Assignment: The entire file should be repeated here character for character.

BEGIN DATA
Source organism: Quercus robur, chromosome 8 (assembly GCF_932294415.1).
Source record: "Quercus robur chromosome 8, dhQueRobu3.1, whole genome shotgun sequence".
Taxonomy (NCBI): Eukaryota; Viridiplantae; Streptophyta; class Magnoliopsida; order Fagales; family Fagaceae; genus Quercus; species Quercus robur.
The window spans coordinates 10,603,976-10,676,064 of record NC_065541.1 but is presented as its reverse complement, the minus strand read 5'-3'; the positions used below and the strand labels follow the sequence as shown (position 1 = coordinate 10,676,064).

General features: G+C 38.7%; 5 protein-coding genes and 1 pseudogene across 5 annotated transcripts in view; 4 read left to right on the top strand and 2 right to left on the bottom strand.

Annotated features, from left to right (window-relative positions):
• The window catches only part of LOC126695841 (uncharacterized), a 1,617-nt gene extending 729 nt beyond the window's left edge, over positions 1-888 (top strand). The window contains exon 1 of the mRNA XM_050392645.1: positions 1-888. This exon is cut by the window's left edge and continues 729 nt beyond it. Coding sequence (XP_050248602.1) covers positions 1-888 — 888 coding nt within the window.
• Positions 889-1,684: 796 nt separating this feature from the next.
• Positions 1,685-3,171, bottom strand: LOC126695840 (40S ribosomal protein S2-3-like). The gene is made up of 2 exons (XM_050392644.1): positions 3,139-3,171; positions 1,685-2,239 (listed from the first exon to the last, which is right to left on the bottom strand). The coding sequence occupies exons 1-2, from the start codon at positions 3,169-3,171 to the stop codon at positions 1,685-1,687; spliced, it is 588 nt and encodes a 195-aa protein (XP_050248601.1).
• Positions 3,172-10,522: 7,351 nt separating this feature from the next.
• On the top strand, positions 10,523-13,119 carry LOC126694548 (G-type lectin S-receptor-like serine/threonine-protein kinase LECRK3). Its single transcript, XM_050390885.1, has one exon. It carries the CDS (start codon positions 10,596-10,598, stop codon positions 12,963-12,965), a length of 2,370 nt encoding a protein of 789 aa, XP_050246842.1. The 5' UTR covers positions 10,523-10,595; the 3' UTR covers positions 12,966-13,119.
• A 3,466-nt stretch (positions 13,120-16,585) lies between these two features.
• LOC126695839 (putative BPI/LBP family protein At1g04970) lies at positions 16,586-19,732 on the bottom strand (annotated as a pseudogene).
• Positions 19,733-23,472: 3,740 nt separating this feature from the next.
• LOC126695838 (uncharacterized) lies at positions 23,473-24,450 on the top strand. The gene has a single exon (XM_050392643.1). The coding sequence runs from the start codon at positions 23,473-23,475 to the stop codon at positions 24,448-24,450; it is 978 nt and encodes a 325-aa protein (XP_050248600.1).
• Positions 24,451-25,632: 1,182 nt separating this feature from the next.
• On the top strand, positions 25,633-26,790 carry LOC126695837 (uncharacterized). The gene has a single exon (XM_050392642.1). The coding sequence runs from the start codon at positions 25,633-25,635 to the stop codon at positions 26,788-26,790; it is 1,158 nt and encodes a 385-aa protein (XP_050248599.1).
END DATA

Source organism: Quercus robur, chromosome 8 (assembly GCF_932294415.1).
Source record: "Quercus robur chromosome 8, dhQueRobu3.1, whole genome shotgun sequence".
Taxonomy (NCBI): Eukaryota; Viridiplantae; Streptophyta; class Magnoliopsida; order Fagales; family Fagaceae; genus Quercus; species Quercus robur.
The window spans coordinates 10,603,976-10,676,064 of record NC_065541.1 but is presented as its reverse complement, the minus strand read 5'-3'; the positions used below and the strand labels follow the sequence as shown (position 1 = coordinate 10,676,064).

General features: G+C 38.7%; 5 protein-coding genes and 1 pseudogene across 5 annotated transcripts in view; 4 read left to right on the top strand and 2 right to left on the bottom strand.

Annotated features, from left to right (window-relative positions):
• The window catches only part of LOC126695841 (uncharacterized), a 1,617-nt gene extending 729 nt beyond the window's left edge, over positions 1-888 (top strand). The window contains exon 1 of the mRNA XM_050392645.1: positions 1-888. This exon is cut by the window's left edge and continues 729 nt beyond it. Coding sequence (XP_050248602.1) covers positions 1-888 — 888 coding nt within the window.
• Positions 889-1,684: 796 nt separating this feature from the next.
• Positions 1,685-3,171, bottom strand: LOC126695840 (40S ribosomal protein S2-3-like). The gene is made up of 2 exons (XM_050392644.1): positions 3,139-3,171; positions 1,685-2,239 (listed from the first exon to the last, which is right to left on the bottom strand). The coding sequence occupies exons 1-2, from the start codon at positions 3,169-3,171 to the stop codon at positions 1,685-1,687; spliced, it is 588 nt and encodes a 195-aa protein (XP_050248601.1).
• Positions 3,172-10,522: 7,351 nt separating this feature from the next.
• On the top strand, positions 10,523-13,119 carry LOC126694548 (G-type lectin S-receptor-like serine/threonine-protein kinase LECRK3). Its single transcript, XM_050390885.1, has one exon. It carries the CDS (start codon positions 10,596-10,598, stop codon positions 12,963-12,965), a length of 2,370 nt encoding a protein of 789 aa, XP_050246842.1. The 5' UTR covers positions 10,523-10,595; the 3' UTR covers positions 12,966-13,119.
• A 3,466-nt stretch (positions 13,120-16,585) lies between these two features.
• LOC126695839 (putative BPI/LBP family protein At1g04970) lies at positions 16,586-19,732 on the bottom strand (annotated as a pseudogene).
• Positions 19,733-23,472: 3,740 nt separating this feature from the next.
• LOC126695838 (uncharacterized) lies at positions 23,473-24,450 on the top strand. The gene has a single exon (XM_050392643.1). The coding sequence runs from the start codon at positions 23,473-23,475 to the stop codon at positions 24,448-24,450; it is 978 nt and encodes a 325-aa protein (XP_050248600.1).
• Positions 24,451-25,632: 1,182 nt separating this feature from the next.
• On the top strand, positions 25,633-26,790 carry LOC126695837 (uncharacterized). The gene has a single exon (XM_050392642.1). The coding sequence runs from the start codon at positions 25,633-25,635 to the stop codon at positions 26,788-26,790; it is 1,158 nt and encodes a 385-aa protein (XP_050248599.1).